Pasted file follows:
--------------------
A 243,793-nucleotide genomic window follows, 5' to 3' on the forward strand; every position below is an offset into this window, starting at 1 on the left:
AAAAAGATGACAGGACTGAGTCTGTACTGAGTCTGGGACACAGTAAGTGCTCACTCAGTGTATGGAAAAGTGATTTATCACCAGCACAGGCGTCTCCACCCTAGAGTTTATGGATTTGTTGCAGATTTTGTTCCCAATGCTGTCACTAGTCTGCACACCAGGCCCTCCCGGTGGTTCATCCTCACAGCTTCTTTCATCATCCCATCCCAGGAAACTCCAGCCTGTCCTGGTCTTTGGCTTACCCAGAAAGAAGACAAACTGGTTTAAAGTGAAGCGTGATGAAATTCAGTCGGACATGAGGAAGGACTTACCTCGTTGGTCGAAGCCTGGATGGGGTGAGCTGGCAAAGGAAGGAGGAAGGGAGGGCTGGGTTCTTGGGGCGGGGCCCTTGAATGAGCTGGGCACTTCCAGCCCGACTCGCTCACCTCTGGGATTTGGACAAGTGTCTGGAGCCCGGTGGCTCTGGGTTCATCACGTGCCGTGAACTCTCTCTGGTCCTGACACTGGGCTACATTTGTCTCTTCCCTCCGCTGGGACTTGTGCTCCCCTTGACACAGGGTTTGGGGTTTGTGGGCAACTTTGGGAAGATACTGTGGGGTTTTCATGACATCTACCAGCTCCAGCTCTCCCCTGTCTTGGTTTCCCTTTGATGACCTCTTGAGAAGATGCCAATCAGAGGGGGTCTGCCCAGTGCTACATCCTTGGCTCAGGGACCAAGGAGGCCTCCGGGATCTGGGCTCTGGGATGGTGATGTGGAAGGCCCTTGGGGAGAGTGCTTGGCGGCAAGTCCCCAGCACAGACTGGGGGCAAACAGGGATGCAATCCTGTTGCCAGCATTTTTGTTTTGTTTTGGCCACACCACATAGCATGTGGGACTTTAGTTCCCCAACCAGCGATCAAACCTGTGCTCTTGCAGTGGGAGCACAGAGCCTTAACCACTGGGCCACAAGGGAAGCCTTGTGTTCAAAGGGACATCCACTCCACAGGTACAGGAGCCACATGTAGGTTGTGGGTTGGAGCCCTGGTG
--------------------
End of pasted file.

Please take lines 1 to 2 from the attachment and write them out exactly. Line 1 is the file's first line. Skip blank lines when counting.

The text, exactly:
A 243,793-nucleotide genomic window follows, 5' to 3' on the forward strand; every position below is an offset into this window, starting at 1 on the left:
AAAAAGATGACAGGACTGAGTCTGTACTGAGTCTGGGACACAGTAAGTGCTCACTCAGTGTATGGAAAAGTGATTTATCACCAGCACAGGCGTCTCCACCCTAGAGTTTATGGATTTGTTGCAGATTTTGTTCCCAATGCTGTCACTAGTCTGCACACCAGGCCCTCCCGGTGGTTCATCCTCACAGCTTCTTTCATCATCCCATCCCAGGAAACTCCAGCCTGTCCTGGTCTTTGGCTTACCCAGAAAGAAGACAAACTGGTTTAAAGTGAAGCGTGATGAAATTCAGTCGGACATGAGGAAGGACTTACCTCGTTGGTCGAAGCCTGGATGGGGTGAGCTGGCAAAGGAAGGAGGAAGGGAGGGCTGGGTTCTTGGGGCGGGGCCCTTGAATGAGCTGGGCACTTCCAGCCCGACTCGCTCACCTCTGGGATTTGGACAAGTGTCTGGAGCCCGGTGGCTCTGGGTTCATCACGTGCCGTGAACTCTCTCTGGTCCTGACACTGGGCTACATTTGTCTCTTCCCTCCGCTGGGACTTGTGCTCCCCTTGACACAGGGTTTGGGGTTTGTGGGCAACTTTGGGAAGATACTGTGGGGTTTTCATGACATCTACCAGCTCCAGCTCTCCCCTGTCTTGGTTTCCCTTTGATGACCTCTTGAGAAGATGCCAATCAGAGGGGGTCTGCCCAGTGCTACATCCTTGGCTCAGGGACCAAGGAGGCCTCCGGGATCTGGGCTCTGGGATGGTGATGTGGAAGGCCCTTGGGGAGAGTGCTTGGCGGCAAGTCCCCAGCACAGACTGGGGGCAAACAGGGATGCAATCCTGTTGCCAGCATTTTTGTTTTGTTTTGGCCACACCACATAGCATGTGGGACTTTAGTTCCCCAACCAGCGATCAAACCTGTGCTCTTGCAGTGGGAGCACAGAGCCTTAACCACTGGGCCACAAGGGAAGCCTTGTGTTCAAAGGGACATCCACTCCACAGGTACAGGAGCCACATGTAGGTTGTGGGTTGGAGCCCTGGTG